Seniors: Repair Crossover Toe to Stay Active
Crossover toe is a common foot problem that can inhibit physical activity for older Americans, but outpatient surgery can correct the deformity and keep senior citizens active and on their feet.
Individuals with hammertoes, bunions, or a second toe that extends beyond the big toe are most susceptible to developing crossover toe as they age, according to Dr. James Bartley, a member of the American College of Foot and Ankle Surgeons. "It's a common problem among older people in which the second toe gradually moves across the big toe. It can be painful and, therefore, difficult to walk comfortably or pursue an active lifestyle."
Bartley explained that the first symptom of crossover toe is pain in the ball of the foot caused by a tear in the underlying joint capsule (plantar plate), fostering instability that allows the second toe to fall out of alignment and eventually drift. Doctors normally check the ball of the foot for a possible plantar-plate tear when an older patient complains of pain in the area. He said pre-existing forefoot problems combined with normal wear and tear or possible trauma may cause the plate to tear over time.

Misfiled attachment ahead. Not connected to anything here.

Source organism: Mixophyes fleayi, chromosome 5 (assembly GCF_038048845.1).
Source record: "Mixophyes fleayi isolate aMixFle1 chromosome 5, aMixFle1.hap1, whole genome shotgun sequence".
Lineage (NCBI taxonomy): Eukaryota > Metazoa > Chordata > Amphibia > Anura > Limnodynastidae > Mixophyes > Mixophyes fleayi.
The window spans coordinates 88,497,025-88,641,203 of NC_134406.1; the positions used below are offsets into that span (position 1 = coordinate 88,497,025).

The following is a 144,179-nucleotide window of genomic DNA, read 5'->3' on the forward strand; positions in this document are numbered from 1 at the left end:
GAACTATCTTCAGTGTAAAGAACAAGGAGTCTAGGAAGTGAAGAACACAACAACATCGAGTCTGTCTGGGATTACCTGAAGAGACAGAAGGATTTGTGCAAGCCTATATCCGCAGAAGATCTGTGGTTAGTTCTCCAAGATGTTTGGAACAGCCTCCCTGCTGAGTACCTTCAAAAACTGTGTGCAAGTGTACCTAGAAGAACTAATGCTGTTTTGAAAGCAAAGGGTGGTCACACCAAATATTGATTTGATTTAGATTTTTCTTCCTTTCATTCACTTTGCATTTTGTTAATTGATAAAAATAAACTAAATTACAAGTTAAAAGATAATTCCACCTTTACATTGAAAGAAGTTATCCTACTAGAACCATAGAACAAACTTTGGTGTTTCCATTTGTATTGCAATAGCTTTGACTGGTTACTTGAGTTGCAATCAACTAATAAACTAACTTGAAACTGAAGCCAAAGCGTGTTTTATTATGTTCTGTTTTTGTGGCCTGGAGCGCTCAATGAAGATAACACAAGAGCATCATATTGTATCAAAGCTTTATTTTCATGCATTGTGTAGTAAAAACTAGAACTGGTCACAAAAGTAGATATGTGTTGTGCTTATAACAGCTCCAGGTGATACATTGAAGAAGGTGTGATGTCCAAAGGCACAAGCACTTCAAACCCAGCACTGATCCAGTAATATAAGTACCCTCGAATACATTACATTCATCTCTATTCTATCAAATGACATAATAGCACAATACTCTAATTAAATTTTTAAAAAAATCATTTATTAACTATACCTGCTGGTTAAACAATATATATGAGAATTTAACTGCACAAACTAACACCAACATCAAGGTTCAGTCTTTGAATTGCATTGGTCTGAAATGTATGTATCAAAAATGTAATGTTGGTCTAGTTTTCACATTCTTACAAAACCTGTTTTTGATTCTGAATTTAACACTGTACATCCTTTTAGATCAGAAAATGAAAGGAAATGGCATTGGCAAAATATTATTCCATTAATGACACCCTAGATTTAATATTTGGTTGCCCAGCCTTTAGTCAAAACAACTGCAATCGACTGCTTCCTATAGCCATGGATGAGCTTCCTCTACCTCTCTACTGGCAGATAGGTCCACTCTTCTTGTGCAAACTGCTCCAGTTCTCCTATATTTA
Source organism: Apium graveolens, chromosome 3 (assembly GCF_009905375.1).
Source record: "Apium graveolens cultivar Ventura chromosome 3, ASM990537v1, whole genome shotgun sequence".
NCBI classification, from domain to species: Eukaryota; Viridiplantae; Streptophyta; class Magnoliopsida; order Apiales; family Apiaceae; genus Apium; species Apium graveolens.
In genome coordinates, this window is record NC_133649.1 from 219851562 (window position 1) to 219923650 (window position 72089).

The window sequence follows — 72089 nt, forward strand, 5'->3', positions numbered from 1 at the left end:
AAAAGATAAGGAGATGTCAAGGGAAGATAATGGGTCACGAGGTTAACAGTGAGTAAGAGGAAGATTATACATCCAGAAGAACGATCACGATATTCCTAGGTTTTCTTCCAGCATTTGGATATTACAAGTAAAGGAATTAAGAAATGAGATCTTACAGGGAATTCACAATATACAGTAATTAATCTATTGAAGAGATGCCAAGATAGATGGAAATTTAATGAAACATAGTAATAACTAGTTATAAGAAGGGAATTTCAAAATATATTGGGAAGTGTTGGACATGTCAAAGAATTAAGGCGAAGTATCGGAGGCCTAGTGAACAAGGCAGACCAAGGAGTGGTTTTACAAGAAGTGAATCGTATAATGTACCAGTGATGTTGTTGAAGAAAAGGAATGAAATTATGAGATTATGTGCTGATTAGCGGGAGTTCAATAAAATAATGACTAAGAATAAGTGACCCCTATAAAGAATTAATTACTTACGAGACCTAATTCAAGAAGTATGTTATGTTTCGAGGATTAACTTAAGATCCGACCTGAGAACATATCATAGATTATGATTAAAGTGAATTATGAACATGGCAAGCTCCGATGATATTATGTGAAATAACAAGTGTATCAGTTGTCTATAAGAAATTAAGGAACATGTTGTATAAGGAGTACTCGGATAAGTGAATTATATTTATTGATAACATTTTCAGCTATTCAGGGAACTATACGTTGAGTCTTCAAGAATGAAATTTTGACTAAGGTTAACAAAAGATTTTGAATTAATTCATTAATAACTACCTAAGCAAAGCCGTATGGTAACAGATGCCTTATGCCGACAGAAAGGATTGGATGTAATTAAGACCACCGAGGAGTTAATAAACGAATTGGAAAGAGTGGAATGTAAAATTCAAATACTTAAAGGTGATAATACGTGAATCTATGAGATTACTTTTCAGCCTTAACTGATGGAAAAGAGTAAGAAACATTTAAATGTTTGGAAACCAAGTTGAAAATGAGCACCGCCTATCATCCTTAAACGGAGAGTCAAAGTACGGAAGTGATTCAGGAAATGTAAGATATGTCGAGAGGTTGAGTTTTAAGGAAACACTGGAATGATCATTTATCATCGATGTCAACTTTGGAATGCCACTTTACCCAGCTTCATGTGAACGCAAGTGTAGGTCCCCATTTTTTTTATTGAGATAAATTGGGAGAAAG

"Pain in the ball of the foot is the first warning sign indicating the second toe might crossover and eventually limit the activity of an older patient," said Bartley. "If the pain persists and the toe starts to drift, surgery is recommended to suture the plantar plate or replace it through a tendon-transfer." Surgery to correct crossover toe is an outpatient procedure performed with a local anesthesia. Patients with bunions or hammertoes are advised to have those deformities corrected during the surgery. Recovery time is about six weeks.